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Resourcing -- Being a Disseminator

One of the most rewarding roles you will be as a resource teacher will be that of a disseminator.
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Resourcing – Being a Disseminator

Excerpted from Resourcing: Handbook for Special Education Resource Teachers.

One of the most rewarding roles you can choose is that of disseminator. Teachers are typically collectors of ideas, articles, and materials – anything that will help them in their teaching. They are especially appreciative of any new ideas that might work in their classroom for the group as a whole or for individual students. You are in a perfect position to assist them. Special education teachers tend to be even bigger "packrats" than regular education teachers! You often have a wealth of information in the form of both written materials and ideas. Share them!

Sharing Ideas

One good way to disseminate information is simply to share ideas. The information you disseminate does not necessarily have to be written. At times, brief verbal suggestions are effective. One method of sharing your ideas is to ask your principal for a five-minute spot on faculty meeting days. At each meeting you could describe one effective method for assisting mainstreamed students. For example, you might show teachers how to effectively use advance organizers in presenting information. Other ideas might relate to an effective behavior management tool, test-taking strategies, developing tests or study sheets, and so forth.

Although you might choose to do a longer workshop, teachers are sometimes more responsive and attentive to shorter sessions. Teachers are tired at the end of the school day, and a session longer than five or ten minutes may be too much. As a disseminator of ideas, you want to make sure your audience is responsive!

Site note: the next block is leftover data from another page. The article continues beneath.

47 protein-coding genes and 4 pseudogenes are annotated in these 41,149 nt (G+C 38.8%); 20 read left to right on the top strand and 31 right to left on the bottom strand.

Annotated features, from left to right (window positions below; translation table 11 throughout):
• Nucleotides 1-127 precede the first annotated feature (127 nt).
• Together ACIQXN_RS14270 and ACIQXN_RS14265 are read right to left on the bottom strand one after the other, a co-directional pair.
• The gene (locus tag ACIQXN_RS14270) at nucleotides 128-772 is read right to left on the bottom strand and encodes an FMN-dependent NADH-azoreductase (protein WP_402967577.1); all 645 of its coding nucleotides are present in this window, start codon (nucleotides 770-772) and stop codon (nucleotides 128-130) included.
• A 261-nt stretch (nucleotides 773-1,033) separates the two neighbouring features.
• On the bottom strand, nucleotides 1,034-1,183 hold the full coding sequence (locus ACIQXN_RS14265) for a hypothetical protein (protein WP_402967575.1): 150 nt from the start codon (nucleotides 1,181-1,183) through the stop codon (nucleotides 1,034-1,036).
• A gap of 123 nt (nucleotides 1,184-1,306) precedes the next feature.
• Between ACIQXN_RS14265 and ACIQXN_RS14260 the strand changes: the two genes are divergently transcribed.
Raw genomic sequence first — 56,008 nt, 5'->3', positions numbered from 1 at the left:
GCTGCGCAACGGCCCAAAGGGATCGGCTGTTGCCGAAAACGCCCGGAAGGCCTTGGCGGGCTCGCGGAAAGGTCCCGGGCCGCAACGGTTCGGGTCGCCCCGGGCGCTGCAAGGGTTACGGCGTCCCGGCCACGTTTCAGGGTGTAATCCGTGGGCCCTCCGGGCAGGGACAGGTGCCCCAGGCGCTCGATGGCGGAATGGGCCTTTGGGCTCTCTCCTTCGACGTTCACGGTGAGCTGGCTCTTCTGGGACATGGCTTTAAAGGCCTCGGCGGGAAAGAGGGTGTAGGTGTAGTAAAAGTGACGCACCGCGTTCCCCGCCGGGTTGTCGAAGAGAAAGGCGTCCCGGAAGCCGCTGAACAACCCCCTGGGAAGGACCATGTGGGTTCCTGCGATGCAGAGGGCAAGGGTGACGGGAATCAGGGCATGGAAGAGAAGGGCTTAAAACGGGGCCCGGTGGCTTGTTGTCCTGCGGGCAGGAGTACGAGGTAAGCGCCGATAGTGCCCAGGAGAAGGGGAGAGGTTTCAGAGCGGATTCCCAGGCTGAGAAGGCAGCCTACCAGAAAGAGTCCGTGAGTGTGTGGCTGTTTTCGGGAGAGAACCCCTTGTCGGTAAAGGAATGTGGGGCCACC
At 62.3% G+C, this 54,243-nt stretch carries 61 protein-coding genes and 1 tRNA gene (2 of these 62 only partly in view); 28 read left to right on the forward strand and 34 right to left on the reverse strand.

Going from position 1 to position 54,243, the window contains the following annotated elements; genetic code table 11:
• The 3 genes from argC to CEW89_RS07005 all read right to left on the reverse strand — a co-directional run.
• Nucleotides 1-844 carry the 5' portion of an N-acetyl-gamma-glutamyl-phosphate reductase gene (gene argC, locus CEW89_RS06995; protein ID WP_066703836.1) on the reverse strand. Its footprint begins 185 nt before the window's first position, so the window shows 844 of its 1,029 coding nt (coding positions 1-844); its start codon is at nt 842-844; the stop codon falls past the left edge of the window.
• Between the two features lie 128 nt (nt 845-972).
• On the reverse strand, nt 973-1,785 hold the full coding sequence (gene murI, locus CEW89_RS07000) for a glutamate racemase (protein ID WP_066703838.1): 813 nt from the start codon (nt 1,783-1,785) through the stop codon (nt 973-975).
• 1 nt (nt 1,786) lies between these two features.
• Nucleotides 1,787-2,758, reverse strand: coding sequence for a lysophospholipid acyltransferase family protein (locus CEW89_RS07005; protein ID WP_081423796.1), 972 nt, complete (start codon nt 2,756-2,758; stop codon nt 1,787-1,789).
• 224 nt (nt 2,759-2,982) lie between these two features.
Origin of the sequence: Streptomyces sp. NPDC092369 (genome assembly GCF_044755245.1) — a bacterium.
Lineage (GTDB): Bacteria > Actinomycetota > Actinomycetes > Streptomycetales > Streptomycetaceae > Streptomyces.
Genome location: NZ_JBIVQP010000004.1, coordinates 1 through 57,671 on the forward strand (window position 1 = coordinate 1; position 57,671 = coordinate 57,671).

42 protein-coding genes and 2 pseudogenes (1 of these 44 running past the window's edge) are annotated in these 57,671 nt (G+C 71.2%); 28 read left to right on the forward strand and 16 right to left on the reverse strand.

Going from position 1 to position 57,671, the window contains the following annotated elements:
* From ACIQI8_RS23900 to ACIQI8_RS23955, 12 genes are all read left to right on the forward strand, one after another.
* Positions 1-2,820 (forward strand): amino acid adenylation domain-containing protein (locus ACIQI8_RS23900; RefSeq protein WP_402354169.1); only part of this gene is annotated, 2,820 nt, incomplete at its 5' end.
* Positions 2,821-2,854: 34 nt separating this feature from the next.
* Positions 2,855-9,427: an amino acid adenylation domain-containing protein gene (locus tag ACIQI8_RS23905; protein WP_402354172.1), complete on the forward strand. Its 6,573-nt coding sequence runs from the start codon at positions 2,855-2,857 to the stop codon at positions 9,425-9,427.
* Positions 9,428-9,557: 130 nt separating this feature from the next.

The cafeteria or lounge may be an ideal setting for communicating ideas to teachers. Many teachers' conversations relate to problem students in their classrooms. Once they have had time to vent – if this seems appropriate – you can collaborate with them on possible ideas for meeting students' needs. By doing this, you can assist teachers in constructive problem solving, as opposed to fostering their "I'm frustrated with this student" talk.

An effective workshop might be to meet with grade-level teachers during their planning period and have them discuss one or two of their most problematic students. You and the teachers could brainstorm possible strategies to work with the student. Again, your job would be to make this a joint problem-solving item and not just a session for venting frustration.

There are, of course, many other methods of sharing ideas and places to do so. Take advantage of situations as they arise! A word of caution, however: Do not become so available that people are constantly requesting information from you. If you are busy, set up a specific time and place to discuss their needs – one that is mutually convenient.

CEC
Provided in partnership with The Council for Exceptional Children.

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